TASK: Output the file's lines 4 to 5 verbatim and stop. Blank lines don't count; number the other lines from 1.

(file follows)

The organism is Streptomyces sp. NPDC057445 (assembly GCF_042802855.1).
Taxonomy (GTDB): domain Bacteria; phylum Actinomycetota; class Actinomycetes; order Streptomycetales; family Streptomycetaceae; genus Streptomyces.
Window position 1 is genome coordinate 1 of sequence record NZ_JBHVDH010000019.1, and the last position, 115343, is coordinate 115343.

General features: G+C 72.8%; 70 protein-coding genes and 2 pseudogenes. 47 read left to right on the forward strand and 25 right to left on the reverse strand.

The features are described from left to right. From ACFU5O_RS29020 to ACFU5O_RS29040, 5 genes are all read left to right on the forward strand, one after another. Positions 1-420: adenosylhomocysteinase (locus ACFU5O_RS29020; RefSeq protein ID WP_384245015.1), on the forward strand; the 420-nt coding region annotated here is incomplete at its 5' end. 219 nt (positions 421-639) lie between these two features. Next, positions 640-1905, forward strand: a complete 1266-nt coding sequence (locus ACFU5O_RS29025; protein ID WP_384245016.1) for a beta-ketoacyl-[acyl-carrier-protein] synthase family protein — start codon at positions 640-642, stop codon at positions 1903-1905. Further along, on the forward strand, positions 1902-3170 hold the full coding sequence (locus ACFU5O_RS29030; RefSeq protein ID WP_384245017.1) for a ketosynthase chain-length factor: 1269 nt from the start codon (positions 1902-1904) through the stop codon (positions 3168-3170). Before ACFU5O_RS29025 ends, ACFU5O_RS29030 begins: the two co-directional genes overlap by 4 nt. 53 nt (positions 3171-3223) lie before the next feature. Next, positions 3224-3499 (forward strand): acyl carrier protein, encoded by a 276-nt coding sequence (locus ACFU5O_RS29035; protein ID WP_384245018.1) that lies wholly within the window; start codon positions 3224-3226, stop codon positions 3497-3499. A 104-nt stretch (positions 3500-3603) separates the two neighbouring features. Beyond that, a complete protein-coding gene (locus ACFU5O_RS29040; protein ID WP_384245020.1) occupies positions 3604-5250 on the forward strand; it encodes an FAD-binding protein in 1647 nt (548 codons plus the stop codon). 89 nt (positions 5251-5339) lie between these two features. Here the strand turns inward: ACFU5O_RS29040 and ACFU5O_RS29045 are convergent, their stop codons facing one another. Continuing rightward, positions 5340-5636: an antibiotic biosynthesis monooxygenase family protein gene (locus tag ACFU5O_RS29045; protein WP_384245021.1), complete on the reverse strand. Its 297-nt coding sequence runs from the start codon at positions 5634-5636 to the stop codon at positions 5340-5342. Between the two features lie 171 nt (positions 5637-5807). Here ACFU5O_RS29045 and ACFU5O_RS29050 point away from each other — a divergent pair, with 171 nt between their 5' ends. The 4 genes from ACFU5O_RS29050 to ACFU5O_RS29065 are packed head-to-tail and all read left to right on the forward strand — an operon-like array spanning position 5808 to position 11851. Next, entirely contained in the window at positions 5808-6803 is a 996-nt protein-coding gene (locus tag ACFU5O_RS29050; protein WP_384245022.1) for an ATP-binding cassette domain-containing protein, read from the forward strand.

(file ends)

General features: G+C 72.8%; 70 protein-coding genes and 2 pseudogenes. 47 read left to right on the forward strand and 25 right to left on the reverse strand.

The features are described from left to right. From ACFU5O_RS29020 to ACFU5O_RS29040, 5 genes are all read left to right on the forward strand, one after another. Positions 1-420: adenosylhomocysteinase (locus ACFU5O_RS29020; RefSeq protein ID WP_384245015.1), on the forward strand; the 420-nt coding region annotated here is incomplete at its 5' end. 219 nt (positions 421-639) lie between these two features. Next, positions 640-1905, forward strand: a complete 1266-nt coding sequence (locus ACFU5O_RS29025; protein ID WP_384245016.1) for a beta-ketoacyl-[acyl-carrier-protein] synthase family protein — start codon at positions 640-642, stop codon at positions 1903-1905. Further along, on the forward strand, positions 1902-3170 hold the full coding sequence (locus ACFU5O_RS29030; RefSeq protein ID WP_384245017.1) for a ketosynthase chain-length factor: 1269 nt from the start codon (positions 1902-1904) through the stop codon (positions 3168-3170). Before ACFU5O_RS29025 ends, ACFU5O_RS29030 begins: the two co-directional genes overlap by 4 nt. 53 nt (positions 3171-3223) lie before the next feature. Next, positions 3224-3499 (forward strand): acyl carrier protein, encoded by a 276-nt coding sequence (locus ACFU5O_RS29035; protein ID WP_384245018.1) that lies wholly within the window; start codon positions 3224-3226, stop codon positions 3497-3499. A 104-nt stretch (positions 3500-3603) separates the two neighbouring features. Beyond that, a complete protein-coding gene (locus ACFU5O_RS29040; protein ID WP_384245020.1) occupies positions 3604-5250 on the forward strand; it encodes an FAD-binding protein in 1647 nt (548 codons plus the stop codon). 89 nt (positions 5251-5339) lie between these two features. Here the strand turns inward: ACFU5O_RS29040 and ACFU5O_RS29045 are convergent, their stop codons facing one another. Continuing rightward, positions 5340-5636: an antibiotic biosynthesis monooxygenase family protein gene (locus tag ACFU5O_RS29045; protein WP_384245021.1), complete on the reverse strand. Its 297-nt coding sequence runs from the start codon at positions 5634-5636 to the stop codon at positions 5340-5342. Between the two features lie 171 nt (positions 5637-5807). Here ACFU5O_RS29045 and ACFU5O_RS29050 point away from each other — a divergent pair, with 171 nt between their 5' ends. The 4 genes from ACFU5O_RS29050 to ACFU5O_RS29065 are packed head-to-tail and all read left to right on the forward strand — an operon-like array spanning position 5808 to position 11851. Next, entirely contained in the window at positions 5808-6803 is a 996-nt protein-coding gene (locus tag ACFU5O_RS29050; protein WP_384245022.1) for an ATP-binding cassette domain-containing protein, read from the forward strand.